Tuesday, January 16, 2007

please steal this idea

If a film crew had been wandering the halls of the college where I am teaching, we would have a record today of the difference between conventional teaching and integrated thinking. In one classroom, a teacher would be very competent as she walked students through the basic structure of presentation making. In another, students are laughing, talking, and using paint programs to customize graphics. Those students are learning by doing, and what they are learning is that presentations tell stories.

Those students are using powerpoint to illustrate true life stories from their own experience of being a kid or interacting with kids. At first, they are sure this has nothing to do with business. Later, as they are instructed to draw "morals" from their stories, they come up with the staples of management theory:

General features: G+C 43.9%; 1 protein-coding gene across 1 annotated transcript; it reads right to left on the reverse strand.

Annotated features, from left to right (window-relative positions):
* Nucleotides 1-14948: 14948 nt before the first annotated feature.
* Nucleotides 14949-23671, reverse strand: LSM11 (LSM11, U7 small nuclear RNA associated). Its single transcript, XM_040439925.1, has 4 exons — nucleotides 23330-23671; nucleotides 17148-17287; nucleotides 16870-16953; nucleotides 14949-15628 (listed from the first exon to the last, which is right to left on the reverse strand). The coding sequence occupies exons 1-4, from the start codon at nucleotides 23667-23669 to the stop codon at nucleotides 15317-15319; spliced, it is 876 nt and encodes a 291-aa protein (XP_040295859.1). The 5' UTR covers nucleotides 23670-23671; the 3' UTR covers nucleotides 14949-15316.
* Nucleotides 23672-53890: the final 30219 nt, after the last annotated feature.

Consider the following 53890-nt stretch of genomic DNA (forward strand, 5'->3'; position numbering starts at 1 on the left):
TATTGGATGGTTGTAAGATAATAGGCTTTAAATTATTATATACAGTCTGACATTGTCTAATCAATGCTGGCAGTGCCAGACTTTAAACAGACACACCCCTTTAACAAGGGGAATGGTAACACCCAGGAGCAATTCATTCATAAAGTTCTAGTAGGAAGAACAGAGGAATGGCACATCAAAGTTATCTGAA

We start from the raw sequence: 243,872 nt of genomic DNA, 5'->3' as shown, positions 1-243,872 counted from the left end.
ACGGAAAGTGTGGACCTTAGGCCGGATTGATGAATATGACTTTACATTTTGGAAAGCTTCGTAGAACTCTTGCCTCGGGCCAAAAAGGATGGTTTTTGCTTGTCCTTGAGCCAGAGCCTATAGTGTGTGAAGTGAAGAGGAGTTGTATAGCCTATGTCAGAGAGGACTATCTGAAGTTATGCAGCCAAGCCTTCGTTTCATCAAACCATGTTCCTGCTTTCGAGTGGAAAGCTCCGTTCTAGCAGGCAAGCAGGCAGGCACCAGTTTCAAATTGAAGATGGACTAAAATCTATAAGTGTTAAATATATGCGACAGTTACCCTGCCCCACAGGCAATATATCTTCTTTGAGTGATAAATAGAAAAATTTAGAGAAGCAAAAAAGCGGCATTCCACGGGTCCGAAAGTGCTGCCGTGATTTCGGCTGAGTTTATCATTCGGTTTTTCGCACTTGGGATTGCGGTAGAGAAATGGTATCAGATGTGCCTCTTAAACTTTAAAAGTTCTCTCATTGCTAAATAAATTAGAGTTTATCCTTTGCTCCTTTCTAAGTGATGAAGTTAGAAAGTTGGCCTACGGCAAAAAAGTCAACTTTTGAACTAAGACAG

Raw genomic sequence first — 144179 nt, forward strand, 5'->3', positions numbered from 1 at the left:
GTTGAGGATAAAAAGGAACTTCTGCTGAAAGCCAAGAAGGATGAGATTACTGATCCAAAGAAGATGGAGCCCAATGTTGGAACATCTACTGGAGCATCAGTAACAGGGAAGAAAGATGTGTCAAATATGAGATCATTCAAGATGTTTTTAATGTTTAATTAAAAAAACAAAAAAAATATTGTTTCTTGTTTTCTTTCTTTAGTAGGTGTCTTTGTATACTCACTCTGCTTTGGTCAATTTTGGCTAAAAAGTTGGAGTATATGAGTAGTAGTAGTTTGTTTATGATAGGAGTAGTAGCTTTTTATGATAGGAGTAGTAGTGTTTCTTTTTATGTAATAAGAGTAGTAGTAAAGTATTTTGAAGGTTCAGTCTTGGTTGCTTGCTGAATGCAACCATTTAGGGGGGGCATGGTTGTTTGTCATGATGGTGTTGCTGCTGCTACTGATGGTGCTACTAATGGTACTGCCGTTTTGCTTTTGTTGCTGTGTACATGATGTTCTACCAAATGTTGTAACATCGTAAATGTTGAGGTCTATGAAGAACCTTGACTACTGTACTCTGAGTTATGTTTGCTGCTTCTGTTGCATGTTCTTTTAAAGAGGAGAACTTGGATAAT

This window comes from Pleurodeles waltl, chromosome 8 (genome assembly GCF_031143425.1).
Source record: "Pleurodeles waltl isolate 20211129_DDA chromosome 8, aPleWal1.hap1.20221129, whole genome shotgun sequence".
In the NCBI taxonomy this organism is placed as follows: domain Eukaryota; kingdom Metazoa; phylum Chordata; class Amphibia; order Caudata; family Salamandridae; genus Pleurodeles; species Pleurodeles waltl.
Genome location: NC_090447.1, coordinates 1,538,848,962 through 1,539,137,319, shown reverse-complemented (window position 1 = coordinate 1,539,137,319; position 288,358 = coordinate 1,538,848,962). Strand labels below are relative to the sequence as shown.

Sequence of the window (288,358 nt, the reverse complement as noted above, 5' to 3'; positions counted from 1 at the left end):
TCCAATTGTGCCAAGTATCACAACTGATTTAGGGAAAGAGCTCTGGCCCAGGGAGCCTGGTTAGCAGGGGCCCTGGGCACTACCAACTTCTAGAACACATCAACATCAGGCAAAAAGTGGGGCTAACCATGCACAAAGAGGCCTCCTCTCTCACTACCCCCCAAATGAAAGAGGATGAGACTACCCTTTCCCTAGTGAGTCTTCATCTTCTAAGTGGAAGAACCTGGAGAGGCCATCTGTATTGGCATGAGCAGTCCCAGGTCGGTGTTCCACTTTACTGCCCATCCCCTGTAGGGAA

Listen to your boss - s/he is quite often right
Don't walk on thin ice
Share ideas so they don't end up splattered all over
Don't shoot at hippos (my favourite!).

They begin with a story that belongs to them. They end up with a message that belongs to everyone in the class. Along the way, they figure out the computer program and experiment with design and with cooperation. They laugh - a lot. They learn that stories they thought were just about them have messages that apply to everyone in the room. They learn they have something to say.

How is business different when everyone making a presentation has an authentic message? How is business different when the message being broadcast begins with experience that is specific, real, and memorable? How is business different when people use stories to bridge the gap between "me" and "we"?

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